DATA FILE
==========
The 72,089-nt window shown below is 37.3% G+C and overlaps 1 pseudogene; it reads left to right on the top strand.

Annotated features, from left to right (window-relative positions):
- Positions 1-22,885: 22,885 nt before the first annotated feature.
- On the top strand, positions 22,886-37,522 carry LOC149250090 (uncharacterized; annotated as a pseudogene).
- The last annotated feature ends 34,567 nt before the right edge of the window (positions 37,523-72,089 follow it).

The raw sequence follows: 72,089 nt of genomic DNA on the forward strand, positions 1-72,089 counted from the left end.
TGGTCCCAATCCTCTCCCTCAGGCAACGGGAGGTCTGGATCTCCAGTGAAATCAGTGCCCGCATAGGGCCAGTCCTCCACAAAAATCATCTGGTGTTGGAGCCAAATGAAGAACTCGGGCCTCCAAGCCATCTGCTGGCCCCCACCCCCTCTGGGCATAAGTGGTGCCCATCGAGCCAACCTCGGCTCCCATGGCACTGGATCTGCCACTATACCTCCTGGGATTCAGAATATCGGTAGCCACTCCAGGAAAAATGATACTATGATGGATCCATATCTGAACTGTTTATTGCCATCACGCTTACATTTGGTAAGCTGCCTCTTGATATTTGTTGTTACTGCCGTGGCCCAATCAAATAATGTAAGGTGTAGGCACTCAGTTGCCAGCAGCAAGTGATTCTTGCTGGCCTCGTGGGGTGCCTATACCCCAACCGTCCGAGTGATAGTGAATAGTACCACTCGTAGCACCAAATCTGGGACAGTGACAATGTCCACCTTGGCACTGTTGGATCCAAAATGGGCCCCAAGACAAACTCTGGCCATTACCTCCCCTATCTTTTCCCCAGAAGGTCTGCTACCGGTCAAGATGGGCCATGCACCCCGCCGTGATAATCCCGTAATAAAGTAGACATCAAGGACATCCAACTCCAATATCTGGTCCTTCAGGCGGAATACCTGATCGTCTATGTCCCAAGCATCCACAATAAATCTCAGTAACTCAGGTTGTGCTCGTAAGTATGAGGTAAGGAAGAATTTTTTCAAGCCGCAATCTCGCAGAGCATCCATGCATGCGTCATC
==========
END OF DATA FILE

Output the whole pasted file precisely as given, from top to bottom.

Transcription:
The 72,089-nt window shown below is 37.3% G+C and overlaps 1 pseudogene; it reads left to right on the top strand.

Annotated features, from left to right (window-relative positions):
- Positions 1-22,885: 22,885 nt before the first annotated feature.
- On the top strand, positions 22,886-37,522 carry LOC149250090 (uncharacterized; annotated as a pseudogene).
- The last annotated feature ends 34,567 nt before the right edge of the window (positions 37,523-72,089 follow it).

The raw sequence follows: 72,089 nt of genomic DNA on the forward strand, positions 1-72,089 counted from the left end.
TGGTCCCAATCCTCTCCCTCAGGCAACGGGAGGTCTGGATCTCCAGTGAAATCAGTGCCCGCATAGGGCCAGTCCTCCACAAAAATCATCTGGTGTTGGAGCCAAATGAAGAACTCGGGCCTCCAAGCCATCTGCTGGCCCCCACCCCCTCTGGGCATAAGTGGTGCCCATCGAGCCAACCTCGGCTCCCATGGCACTGGATCTGCCACTATACCTCCTGGGATTCAGAATATCGGTAGCCACTCCAGGAAAAATGATACTATGATGGATCCATATCTGAACTGTTTATTGCCATCACGCTTACATTTGGTAAGCTGCCTCTTGATATTTGTTGTTACTGCCGTGGCCCAATCAAATAATGTAAGGTGTAGGCACTCAGTTGCCAGCAGCAAGTGATTCTTGCTGGCCTCGTGGGGTGCCTATACCCCAACCGTCCGAGTGATAGTGAATAGTACCACTCGTAGCACCAAATCTGGGACAGTGACAATGTCCACCTTGGCACTGTTGGATCCAAAATGGGCCCCAAGACAAACTCTGGCCATTACCTCCCCTATCTTTTCCCCAGAAGGTCTGCTACCGGTCAAGATGGGCCATGCACCCCGCCGTGATAATCCCGTAATAAAGTAGACATCAAGGACATCCAACTCCAATATCTGGTCCTTCAGGCGGAATACCTGATCGTCTATGTCCCAAGCATCCACAATAAATCTCAGTAACTCAGGTTGTGCTCGTAAGTATGAGGTAAGGAAGAATTTTTTCAAGCCGCAATCTCGCAGAGCATCCATGCATGCGTCATC